Foé, is the uncompromising solo project of a little prodigy the likes of whom we only see rarely. What is it about this kid that’s so contagious? His free spirit, the energy of youth, the insolence of excellence. He’s already placed himself pretty high on the songwriting scale: author, composer, co-producer. A brilliant polymath.Read more
Chad Boccara, producer and manager, stumbled on one of his YouTube vidoes. Immediately curious, and with the feeling that he’d discovered a real gem, he took the kid from Toulouse under his wing. Before this decisive encounter, Foé had followed a fairly standard musical path: piano lessons at home from the ages of 8 to 15, learning the guitar in a local youth club, a school alternative rock band, for whom he wrote lyrics in English. At home, there was lots of classical music. He was more into AC/DC, Red Hot Chili Peppers, Alt-J, Stupeflip and American rap. Very little, or no, French music. He soon expressed a persistent desire for musical escape.
But no speed, no hurry. In any case, his parents made him finish his studies. Which he did last year, getting a degree in mechanical and production engineering, specialising in aerospace.
The story of his stage name, these three punchy letters, is the story of a family compromise. Young Nicolas asked his mother for a baseball cap. In return, she insisted he read the whole of Robinson Crusoe. It was both a literary and emotional shock. At the heart of this initiatory journey, the gradual discovery of his own inner world. The author of this cult novel was called Daniel Defoe, so it was just a case of cutting off the first syllable.
Long reluctant to express himself in his native language, Foé finally gave in to the inevitable truth of those close to him. Because he has a taste for a challenge, initially. But later with real pleasure. If the musicality of the English language inspires him in his composition and in the energy of his choruses, French propels him to the heart of an intimate truth.
Recently, he has mainly been playing with the unexpected changes in the instrument that gives him his very particular identity: his voice. Deep, virile, sensual, penetrating, warm and cold in the same breath, it has a dark beauty. An urgent flow that grabs hold of a whirling range of emotions, sometimes giving way to sharp stresses and sudden moments of rage. In his room, a den that is also the backdrop to his live sets, a homebody’s self-denial, he goes overboard with his inspiration. His computer’s hard disc is full to bursting. In less than twelve months, he dreamed up a strikingly modern cathedral of an album. Then he turned to Valentin Marceau to help with its construction.
These tracks impress, astonish, disturb. They slip into a troubling intimacy with the listener. There’s no point in trying to put a label on him.
This kid’s enthusiasms are too rich and overflowing to put him into a pigeonhole. If piano gives the ensemble energy, musical styles (ballads, hip hop, synth-pop, airy electro) like changeable emotions, pass or blend with one another. He does not deny himself the fruitful complicity between instruments - including his trusty guitar, bought in a discount supermarket and which, after an essential break for repairs, is back in action – and production styles.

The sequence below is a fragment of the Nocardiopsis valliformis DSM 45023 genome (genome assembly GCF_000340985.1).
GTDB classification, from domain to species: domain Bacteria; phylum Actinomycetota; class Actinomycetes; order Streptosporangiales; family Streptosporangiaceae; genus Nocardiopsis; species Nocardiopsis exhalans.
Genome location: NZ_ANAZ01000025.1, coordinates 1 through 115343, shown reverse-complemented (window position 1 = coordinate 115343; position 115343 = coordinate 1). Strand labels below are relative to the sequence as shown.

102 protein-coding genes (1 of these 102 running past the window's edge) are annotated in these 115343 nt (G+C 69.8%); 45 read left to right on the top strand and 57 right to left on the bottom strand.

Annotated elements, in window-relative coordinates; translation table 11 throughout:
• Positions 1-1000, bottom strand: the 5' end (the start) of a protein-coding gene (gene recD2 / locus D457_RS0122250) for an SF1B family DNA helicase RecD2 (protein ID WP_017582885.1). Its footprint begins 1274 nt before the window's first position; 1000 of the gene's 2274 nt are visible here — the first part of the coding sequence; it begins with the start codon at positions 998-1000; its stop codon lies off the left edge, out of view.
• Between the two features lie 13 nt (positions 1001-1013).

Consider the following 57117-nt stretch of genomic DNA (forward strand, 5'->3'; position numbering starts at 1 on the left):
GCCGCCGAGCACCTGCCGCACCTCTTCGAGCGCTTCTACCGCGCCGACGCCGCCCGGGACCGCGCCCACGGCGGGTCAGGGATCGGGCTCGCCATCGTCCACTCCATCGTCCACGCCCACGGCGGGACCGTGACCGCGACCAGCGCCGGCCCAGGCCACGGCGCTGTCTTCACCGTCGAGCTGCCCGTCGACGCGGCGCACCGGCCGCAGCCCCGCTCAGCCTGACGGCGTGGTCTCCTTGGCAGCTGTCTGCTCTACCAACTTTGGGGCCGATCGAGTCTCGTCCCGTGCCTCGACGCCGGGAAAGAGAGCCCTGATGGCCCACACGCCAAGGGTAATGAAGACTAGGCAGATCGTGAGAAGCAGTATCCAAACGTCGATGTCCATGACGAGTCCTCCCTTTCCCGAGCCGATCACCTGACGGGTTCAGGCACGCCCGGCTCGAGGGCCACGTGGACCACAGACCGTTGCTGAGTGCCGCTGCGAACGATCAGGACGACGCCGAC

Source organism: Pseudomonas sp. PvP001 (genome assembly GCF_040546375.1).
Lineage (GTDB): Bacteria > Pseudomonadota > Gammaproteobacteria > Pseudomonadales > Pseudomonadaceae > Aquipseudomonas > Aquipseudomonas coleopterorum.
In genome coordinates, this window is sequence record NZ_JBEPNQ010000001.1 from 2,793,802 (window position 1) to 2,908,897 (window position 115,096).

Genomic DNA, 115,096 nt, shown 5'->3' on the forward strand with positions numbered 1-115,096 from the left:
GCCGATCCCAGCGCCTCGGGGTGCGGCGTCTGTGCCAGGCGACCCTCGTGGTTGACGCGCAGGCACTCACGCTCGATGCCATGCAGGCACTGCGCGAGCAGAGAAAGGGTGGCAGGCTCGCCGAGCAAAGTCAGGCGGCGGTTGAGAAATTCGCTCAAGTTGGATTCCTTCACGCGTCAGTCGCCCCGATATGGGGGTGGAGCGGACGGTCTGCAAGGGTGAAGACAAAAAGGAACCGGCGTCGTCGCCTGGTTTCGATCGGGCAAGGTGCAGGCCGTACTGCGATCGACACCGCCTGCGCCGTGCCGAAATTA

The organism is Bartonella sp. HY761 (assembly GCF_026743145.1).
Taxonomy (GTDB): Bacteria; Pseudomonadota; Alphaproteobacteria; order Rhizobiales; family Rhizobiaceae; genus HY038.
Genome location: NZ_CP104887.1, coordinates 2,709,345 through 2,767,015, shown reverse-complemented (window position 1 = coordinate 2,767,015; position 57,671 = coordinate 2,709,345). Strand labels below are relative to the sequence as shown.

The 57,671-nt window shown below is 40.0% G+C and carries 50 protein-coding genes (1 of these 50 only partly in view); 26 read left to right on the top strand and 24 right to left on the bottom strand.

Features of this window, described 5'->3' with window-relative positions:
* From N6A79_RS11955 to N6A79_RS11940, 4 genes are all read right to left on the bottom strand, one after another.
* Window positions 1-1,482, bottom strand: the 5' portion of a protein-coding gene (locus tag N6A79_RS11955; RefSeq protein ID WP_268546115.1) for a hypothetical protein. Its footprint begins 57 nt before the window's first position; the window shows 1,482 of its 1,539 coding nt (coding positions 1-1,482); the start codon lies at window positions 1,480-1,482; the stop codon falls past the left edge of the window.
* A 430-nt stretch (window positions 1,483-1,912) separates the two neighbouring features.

Foé escapes to get a better hold on himself. To become more himself. And to affirm his identity as a musical juggler, a hybrid, a lover of textures and colours. His production speaks of the composition and writing to come. His well-ordered outbursts dominate this album of startling richness.
At random and in no particular order, we move from a visceral lyricism that conjures up the ghosts of Brel and Ferré (Bouquet de pleurs, a track in which he warns his little sister about romantic disappointments) to an epic breakout in the style of Woodkid (Edgar, the portrait of a man who is totally lost). The whole is so cohesive that there is no point in ranking tracks. You have to accept everything in this intrepid act of conquest. Incisive songs, rich with multiple motives, with the guarantee of melodic invention and free expression. Songs built up in layers, blending elegant sensitivity and raw energy. They take a winding, steep path; grow in intensity in the choruses (Nuria, whose lyrics describe his Catalan great grandfather’s Alzheimers, Coma Idyllique). An abundance of sonic material mixes with varied and forceful melodies.previous page next page
At the heart of this ardent inferno, Foé faces up to romantic disappointment, a state in which he shows himself variously understanding (Alors Lise), cutting (Fais-le) and angry (Qu’est ce que t’as là). He confronts his grandmother facing death (Mommy). Creates a subtle, powerful existential metaphor under pressure (La Machine). In the uninhibited style of Stromae, he tackles a serious theme – a careless physical encounter with fatal consequences – with a swaying Latino rhythm (Le mal a dit). Watching a documentary on the battlefields of the Second World War inspired the martial, implacable Running.
Here there is no conflict between audacity, ambition and the listening joy.
No limits. Just a path straight to wherever the heart leads.
And that’s a long way.